As they uncover clues to the mysteries of the house, strengthen bonds and friendships and become part of the village community will the unwanted attentions and actions of less pleasant characters interfere with the potential of a happy ever after?

Written in an engaging, witty and fresh style this is Trisha at her best so I give it a resoundingly cheery five stars. A proper feel good story for spring. For more about Trisha and her books visit her author’s page at Penguin (



Books, books and even more books!

Hello everyone. Sorry it’s been so long, life (and ice hockey) got in the way there for a little while. Now that Spring has sprung, the daffodils are swaying in the breeze and little lambs are gamboling on thawing hillsides it’s time for a fresh start and to resurrect my blog. This time I’m reviewing books.

Each individual book means something different to each person who reads it. The stories I love most provide an escape and a distraction. I especially enjoy women’s fiction, psychological thrillers, rom-coms, historical fiction and autobiographies. My faves are stories that take me to another place and that are so unputdownable I don’t want to leave. I love a story that captures my attention and imagination and if there’s a clever twist or an unexpected ending I’ll be clapping like an excited child. I like characters that are three-dimensional and real, that I can love or hate and I’m drawn to quirky and different.

So here we are in March 2018 and I have 557 ‘read’ books on my Kindle. So far this year I’ve read 23 and we’re only 12 weeks in. I may read a lot but I choose carefully and therefore savour each and every word. Occasionally I’ll listen to an audible book whilst chilling in the bath with a glass of wine but mostly I read in bed, in the wee small hours when my dear friend insomnia comes calling.

If I love it, I’ll review it. If I like it, I’ll review it.  If I hate it, I’ll say nothing because if there’s one thing I’ve learnt whilst dabbling with writing fiction myself it’s that you can’t please everyone.  I also realise that authors put a huge chunk of their heart and soul into each and every story so it’s not up to me to pull it apart, it’s up to me to say so when I love it.

So although I have a mahoosive list of books I can’t wait to get my hands on, I’m also going to review a handful of my favourites from the 557. Get yourself a cuppa, snuggle in, and join me on my journey into fiction …..



Best Day Ever – a true story

My two friends and I stepped out of the taxi and into the warm spring sunshine. Architecturally stunning Sofitel St James stood proudly before us. As our luggage was unpacked from the car by the driver an immaculately dressed doorman with a trolley approached. ‘Welcome’ he said ‘Please follow me, Francesco is waiting for you’.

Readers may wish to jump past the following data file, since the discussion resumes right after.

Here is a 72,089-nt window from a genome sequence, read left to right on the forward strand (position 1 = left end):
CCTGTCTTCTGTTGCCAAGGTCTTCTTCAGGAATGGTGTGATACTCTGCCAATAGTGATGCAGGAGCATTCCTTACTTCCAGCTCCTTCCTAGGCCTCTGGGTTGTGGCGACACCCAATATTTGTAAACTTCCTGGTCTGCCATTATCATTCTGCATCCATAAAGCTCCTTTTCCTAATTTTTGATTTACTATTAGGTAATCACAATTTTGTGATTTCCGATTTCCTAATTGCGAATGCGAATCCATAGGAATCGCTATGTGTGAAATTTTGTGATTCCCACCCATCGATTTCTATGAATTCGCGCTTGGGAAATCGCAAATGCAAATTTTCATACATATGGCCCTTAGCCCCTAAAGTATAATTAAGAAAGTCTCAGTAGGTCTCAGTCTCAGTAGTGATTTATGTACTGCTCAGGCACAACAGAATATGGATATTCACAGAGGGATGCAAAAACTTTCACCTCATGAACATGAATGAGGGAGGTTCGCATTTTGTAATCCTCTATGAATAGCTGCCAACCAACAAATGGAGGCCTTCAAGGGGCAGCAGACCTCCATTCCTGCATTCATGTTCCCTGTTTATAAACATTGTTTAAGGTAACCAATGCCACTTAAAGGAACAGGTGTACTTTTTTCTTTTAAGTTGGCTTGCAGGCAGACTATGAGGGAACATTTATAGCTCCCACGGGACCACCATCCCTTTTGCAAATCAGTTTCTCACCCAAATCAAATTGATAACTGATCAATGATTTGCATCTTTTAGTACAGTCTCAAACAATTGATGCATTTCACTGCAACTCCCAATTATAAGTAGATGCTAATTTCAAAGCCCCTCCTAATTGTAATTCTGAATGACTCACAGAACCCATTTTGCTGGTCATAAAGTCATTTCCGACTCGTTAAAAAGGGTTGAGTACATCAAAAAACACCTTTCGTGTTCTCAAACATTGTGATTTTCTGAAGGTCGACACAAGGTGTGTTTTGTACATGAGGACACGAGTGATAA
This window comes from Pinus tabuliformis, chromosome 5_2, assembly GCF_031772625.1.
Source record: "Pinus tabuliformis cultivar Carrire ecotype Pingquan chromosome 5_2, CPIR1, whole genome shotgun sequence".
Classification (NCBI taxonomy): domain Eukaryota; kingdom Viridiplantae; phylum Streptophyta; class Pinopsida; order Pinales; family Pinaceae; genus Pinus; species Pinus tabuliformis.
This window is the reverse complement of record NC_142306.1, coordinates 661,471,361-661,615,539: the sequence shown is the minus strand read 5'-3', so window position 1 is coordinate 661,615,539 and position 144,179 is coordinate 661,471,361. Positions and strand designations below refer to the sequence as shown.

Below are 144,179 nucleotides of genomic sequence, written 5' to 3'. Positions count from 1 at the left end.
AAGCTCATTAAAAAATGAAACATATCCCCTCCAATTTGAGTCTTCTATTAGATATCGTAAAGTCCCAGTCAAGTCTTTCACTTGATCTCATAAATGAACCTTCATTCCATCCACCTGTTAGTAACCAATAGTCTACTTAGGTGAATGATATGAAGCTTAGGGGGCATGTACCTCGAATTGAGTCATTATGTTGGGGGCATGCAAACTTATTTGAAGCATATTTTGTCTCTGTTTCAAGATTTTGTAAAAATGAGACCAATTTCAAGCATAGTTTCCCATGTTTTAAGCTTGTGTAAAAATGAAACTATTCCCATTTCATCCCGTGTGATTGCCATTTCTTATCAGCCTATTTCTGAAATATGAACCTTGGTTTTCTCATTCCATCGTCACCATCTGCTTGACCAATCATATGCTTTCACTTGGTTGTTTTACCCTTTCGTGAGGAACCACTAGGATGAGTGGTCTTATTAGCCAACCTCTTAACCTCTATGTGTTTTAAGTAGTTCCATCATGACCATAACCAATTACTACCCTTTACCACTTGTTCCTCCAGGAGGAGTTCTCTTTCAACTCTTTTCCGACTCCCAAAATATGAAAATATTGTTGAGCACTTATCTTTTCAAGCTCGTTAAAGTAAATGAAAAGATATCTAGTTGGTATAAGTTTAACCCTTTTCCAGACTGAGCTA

Entering through the familiar entrance and into the wonderfully scented foyer, wedding co-ordinator Francesco stood waiting. After a swift check in, he escorted us up to a beautiful and stylish suite. The three of us grinned at each other and Francesco watched as we took in the rooms and the little touches; the gift of a pretty silver photo frame, a stunning cake to enjoy with little china plates, silverware and linen napkins laid out on a glass topped table together with a bottle of champagne on ice and several glasses. Francesco left us to enjoy. We freshened up and popped down to the St James Bar to meet with some of the guests.

With all the arrangements taken care of by the unobtrusive and expert staff, we three simply relaxed with drinks and some bar snacks as we gradually welcomed more of the wedding party. My fiancé and the rest of the family arrived and were whisked away to their rooms to get ready and when it was time; us girls withdrew to the suite to prepare.

Once the registrars had completed their paperwork and it was nearing five o’clock, Francesco arrived promptly once more to take my two handsome sons and me down to the ceremony room. Every detail had been completed with the utmost care so as the doors opened my focus was entirely on my fiancé. The flower arrangements were stunning and as Tansy Aked and her fabulous Too Darn Hot band began playing When I Fall In Love my heart almost burst and happy tears formed in the corners of my eyes.

With the ceremony complete the doors swung open to where guests were arriving for the reception. The most delicate and delicious canapés were served with champagne as guests mingled happily until with a flourish the main doors were opened to reveal our reception suite. It was perfect in every way; the tables set exactly how I’d imagined with the most beautiful candelabra flower arrangements on each one. The band launched into the first of three sets of West End Theatre tunes, the singers took to the stage and the celebrations began.